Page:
rowed them back.

Green proposals for hiking petrol prices and eliminating domestic flights in favour of rail and bus connections have also gone down badly in some quarters.

Senior Green officials admit it will be an uphill battle to counter conservative bids to paint them as a party just for latte-sipping, electric
vehicle-driving urbanites.

“We have got to keep working on making clear that we are a party at home in cities and the countryside,” parliamentary group leader Katrin  Goering-Eckardt, who is from the eastern state of Thuringia, told public radio.

By Mathieu FOULKES and Deborah COLE

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German far-right AfD thwarted in mayoral race near former Nazi camp

The far-right Alternative for Germany (AfD) on Sunday lost a tight mayoral race where the party had been tipped to secure the office of city mayor for the first time.

German far-right AfD thwarted in mayoral race near former Nazi camp

The AfD’s candidate Jörg Prophet was defeated by independent incumbent Kai Buchmann in a run-off vote that put the spotlight on the city of Nordhausen in the former East German state of Thuringia.

The prospect of a win for the far-right party was described as a “catastrophe” by the keepers of a nearby concentration camp memorial ahead of the ballot.

Around 60,000 prisoners were held in the Mittelbau-Dora slave labour camp — a sub-camp of the notorious Buchenwald — only six kilometres from central Nordhausen.

They were forced to make V-2 rockets in brutal underground conditions, with around one in three worked to death.

An AfD mayor would not have been welcome at commemorative events at the site’s memorial, Jens-Christian Wagner, director of the Buchenwald and Mittelbau-Dora Memorials Foundation, told AFP.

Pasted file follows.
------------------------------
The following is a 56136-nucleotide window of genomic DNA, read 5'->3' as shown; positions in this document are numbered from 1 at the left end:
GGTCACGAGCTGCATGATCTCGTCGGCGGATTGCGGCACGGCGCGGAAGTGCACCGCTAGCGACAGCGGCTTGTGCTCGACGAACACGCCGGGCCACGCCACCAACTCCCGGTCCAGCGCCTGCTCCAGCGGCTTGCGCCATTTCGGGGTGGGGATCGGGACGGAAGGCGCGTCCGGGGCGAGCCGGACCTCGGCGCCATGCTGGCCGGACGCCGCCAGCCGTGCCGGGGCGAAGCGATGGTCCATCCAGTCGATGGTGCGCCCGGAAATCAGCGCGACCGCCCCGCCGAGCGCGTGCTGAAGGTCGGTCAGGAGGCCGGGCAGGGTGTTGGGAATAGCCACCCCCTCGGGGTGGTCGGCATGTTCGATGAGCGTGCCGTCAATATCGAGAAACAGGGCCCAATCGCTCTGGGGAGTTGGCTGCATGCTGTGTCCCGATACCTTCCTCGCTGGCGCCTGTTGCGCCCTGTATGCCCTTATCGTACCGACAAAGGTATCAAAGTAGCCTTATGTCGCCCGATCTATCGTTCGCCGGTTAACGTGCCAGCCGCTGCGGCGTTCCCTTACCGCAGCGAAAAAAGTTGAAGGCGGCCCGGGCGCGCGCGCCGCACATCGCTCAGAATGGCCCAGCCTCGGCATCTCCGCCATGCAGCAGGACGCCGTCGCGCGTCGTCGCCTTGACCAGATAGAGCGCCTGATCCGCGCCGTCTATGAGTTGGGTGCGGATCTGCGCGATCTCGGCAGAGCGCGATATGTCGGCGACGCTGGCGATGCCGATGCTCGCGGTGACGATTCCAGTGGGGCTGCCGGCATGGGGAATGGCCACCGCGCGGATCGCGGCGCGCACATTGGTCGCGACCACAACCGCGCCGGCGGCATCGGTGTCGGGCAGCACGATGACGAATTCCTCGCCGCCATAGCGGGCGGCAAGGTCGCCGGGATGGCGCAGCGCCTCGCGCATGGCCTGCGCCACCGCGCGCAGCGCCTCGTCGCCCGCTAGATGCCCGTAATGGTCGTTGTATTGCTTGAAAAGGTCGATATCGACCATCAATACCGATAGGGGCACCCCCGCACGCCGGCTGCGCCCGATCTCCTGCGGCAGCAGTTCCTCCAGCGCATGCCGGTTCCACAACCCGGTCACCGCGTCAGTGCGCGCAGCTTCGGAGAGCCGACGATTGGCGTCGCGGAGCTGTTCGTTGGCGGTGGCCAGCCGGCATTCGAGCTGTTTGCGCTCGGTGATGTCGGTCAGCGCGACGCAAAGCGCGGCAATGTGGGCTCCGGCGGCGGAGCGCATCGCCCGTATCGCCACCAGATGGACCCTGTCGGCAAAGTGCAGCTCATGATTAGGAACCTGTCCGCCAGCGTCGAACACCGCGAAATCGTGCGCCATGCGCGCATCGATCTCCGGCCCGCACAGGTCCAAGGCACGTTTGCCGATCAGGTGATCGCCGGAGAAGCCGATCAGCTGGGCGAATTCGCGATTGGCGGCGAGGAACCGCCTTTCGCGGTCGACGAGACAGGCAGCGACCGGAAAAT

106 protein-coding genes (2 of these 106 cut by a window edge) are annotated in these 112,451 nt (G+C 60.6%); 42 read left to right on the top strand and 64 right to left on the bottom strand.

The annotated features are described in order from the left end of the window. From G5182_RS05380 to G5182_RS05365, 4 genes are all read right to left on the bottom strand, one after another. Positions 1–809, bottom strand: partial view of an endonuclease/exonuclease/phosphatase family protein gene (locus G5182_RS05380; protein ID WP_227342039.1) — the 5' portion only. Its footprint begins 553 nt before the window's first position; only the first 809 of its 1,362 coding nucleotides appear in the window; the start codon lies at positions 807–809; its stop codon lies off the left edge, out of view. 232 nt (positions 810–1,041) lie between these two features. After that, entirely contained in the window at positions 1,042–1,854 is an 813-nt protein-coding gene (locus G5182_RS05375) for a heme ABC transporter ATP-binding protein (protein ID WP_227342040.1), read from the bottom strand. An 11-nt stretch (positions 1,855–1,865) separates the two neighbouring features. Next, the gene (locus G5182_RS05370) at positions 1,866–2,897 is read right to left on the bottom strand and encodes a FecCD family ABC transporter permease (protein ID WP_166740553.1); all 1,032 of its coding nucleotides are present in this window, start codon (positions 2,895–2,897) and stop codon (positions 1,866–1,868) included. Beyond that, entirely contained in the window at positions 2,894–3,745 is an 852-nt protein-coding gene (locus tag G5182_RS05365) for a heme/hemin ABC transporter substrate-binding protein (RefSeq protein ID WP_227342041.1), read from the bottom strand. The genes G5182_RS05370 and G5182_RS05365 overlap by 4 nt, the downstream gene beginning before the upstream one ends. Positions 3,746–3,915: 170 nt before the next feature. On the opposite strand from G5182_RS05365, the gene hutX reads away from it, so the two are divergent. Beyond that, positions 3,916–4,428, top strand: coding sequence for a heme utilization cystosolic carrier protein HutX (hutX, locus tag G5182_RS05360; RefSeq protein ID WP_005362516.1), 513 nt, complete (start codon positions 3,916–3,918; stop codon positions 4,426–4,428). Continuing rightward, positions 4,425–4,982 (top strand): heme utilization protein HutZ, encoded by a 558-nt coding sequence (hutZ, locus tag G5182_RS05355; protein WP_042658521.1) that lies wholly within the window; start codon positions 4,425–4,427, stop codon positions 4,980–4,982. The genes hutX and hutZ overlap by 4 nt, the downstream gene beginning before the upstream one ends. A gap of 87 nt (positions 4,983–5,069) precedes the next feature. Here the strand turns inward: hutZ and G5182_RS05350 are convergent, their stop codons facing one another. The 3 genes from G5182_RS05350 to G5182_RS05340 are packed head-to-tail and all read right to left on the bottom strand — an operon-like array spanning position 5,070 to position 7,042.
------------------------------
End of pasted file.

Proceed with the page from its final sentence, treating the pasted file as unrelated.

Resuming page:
READ ALSO: Why are the far-right AfD doing so well in German polls?

‘Weight lifted’

“The AfD is an extreme right-wing party whose ideology is congruent or at least very similar in many areas to the ideology of the National Socialists,” he said.

Prophet looked confident ahead of the vote, flashing a brilliant white grin to passers-by at his campaign stand in the small but prosperous city.

The 61-year-old argued he represented a fresh start for Nordhausen after six-year incumbent Buchmann had fallen out of favour with many residents after repeatedly clashing with the city council.

Like many members of the far-right party, Prophet has been accused of extremism and historical revisionism.

In a blog post in 2020, he claimed the Allied forces that liberated the Mittelbau-Dora camp were only interested in snooping on the site’s rocket and missile technology.

He also called for an end to Germany’s Schuldkult, or “guilt cult”, a reference to the country’s efforts to remember and learn from the Holocaust.

But in the end, Prophet failed to gather the support needed to become city mayor, collecting 45.1 percent of the vote.

The result guaranteed a “normal life for Nordhausen”, Buchmann said after the outcome became clear.

With the result “a huge weight has been lifted”, Wagner told news channel NTV.

It made clear that “you cannot win elections with historical revisionism, with an attitude that downplays the suffering of concentration camp prisoners”, he said.

Regional tests

Nonetheless, right-wing extremist attitudes are becoming increasingly widespread in Germany, according to a survey published this week by the Friedrich Ebert Foundation.

Eight percent of Germans can now be classified as having clear right-wing extremist views, compared with two to three percent in previous years, the foundation said.

READ ALSO: Number of right-wing extremists in Germany ‘triples’

The AfD, created in 2013 as an anti-euro outfit before seizing on anger over mass migration to Germany, has had a string of successes of late.

The party secured its first district administrator position in June, also in Thuringia, and its first town mayor in July in neighbouring Saxony-Anhalt.

At the national level, recent opinion polls have put the party on 22 percent, above Chancellor Olaf Scholz’s centre-left SPD and only a few points behind the main opposition conservative party.

The AfD’s support is especially strong in Thuringia, where it is polling  around 34 percent, according to a recent survey by regional broadcaster MDR.

Thuringia will hold a vote for its regional parliament in September 2024, along with two other former East German states, Brandenburg and Saxony.